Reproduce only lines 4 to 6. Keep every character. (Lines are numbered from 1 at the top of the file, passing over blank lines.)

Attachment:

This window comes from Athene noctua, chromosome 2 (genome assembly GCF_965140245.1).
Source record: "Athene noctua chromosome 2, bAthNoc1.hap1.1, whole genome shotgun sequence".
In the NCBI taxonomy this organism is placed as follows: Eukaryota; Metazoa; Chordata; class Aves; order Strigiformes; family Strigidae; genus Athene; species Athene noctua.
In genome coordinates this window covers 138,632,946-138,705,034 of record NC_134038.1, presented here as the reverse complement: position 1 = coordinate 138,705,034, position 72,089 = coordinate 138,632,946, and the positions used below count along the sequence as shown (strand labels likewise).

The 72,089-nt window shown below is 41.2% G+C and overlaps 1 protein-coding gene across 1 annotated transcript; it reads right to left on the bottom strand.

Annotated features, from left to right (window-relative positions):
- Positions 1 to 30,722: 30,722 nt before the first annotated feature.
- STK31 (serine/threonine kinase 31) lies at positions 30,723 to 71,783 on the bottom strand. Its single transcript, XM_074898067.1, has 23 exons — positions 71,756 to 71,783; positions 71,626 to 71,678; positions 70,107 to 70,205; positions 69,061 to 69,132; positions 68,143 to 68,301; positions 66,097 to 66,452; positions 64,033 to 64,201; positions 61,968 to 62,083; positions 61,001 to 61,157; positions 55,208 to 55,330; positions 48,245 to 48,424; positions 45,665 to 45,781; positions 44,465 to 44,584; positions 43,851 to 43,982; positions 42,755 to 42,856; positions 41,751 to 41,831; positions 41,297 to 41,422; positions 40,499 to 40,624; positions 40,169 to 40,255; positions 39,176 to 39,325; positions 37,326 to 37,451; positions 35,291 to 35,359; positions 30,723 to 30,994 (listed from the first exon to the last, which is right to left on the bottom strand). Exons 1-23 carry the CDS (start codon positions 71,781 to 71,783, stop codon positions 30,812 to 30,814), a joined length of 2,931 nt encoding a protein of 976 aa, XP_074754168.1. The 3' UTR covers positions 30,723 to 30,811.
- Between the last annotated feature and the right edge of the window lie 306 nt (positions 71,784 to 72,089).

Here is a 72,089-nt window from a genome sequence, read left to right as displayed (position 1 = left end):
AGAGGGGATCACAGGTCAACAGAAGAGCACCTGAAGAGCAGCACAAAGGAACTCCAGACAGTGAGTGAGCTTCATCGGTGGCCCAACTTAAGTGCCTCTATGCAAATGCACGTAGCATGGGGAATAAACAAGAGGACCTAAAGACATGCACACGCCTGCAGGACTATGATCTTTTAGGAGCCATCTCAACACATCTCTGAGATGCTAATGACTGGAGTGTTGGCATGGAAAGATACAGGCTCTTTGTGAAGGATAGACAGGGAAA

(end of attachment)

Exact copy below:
In genome coordinates this window covers 138,632,946-138,705,034 of record NC_134038.1, presented here as the reverse complement: position 1 = coordinate 138,705,034, position 72,089 = coordinate 138,632,946, and the positions used below count along the sequence as shown (strand labels likewise).

The 72,089-nt window shown below is 41.2% G+C and overlaps 1 protein-coding gene across 1 annotated transcript; it reads right to left on the bottom strand.

Annotated features, from left to right (window-relative positions):